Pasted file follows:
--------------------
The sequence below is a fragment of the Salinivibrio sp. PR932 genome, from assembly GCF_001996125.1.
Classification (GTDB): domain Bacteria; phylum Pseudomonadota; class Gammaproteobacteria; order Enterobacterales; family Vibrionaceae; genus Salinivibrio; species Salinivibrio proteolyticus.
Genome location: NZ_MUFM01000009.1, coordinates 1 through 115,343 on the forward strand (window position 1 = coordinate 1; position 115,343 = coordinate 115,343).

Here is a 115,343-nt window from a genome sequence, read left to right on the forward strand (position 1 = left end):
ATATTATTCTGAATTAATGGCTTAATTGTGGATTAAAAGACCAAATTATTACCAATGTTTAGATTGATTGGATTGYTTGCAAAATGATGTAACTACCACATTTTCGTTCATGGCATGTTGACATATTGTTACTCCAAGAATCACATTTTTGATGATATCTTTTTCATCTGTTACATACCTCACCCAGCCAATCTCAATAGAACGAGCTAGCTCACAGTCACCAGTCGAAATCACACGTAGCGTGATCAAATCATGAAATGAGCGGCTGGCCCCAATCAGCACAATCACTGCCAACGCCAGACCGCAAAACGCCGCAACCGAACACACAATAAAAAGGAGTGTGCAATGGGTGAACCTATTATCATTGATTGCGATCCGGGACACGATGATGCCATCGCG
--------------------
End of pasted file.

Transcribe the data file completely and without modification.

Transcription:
The sequence below is a fragment of the Salinivibrio sp. PR932 genome, from assembly GCF_001996125.1.
Classification (GTDB): domain Bacteria; phylum Pseudomonadota; class Gammaproteobacteria; order Enterobacterales; family Vibrionaceae; genus Salinivibrio; species Salinivibrio proteolyticus.
Genome location: NZ_MUFM01000009.1, coordinates 1 through 115,343 on the forward strand (window position 1 = coordinate 1; position 115,343 = coordinate 115,343).

Here is a 115,343-nt window from a genome sequence, read left to right on the forward strand (position 1 = left end):
ATATTATTCTGAATTAATGGCTTAATTGTGGATTAAAAGACCAAATTATTACCAATGTTTAGATTGATTGGATTGYTTGCAAAATGATGTAACTACCACATTTTCGTTCATGGCATGTTGACATATTGTTACTCCAAGAATCACATTTTTGATGATATCTTTTTCATCTGTTACATACCTCACCCAGCCAATCTCAATAGAACGAGCTAGCTCACAGTCACCAGTCGAAATCACACGTAGCGTGATCAAATCATGAAATGAGCGGCTGGCCCCAATCAGCACAATCACTGCCAACGCCAGACCGCAAAACGCCGCAACCGAACACACAATAAAAAGGAGTGTGCAATGGGTGAACCTATTATCATTGATTGCGATCCGGGACACGATGATGCCATCGCG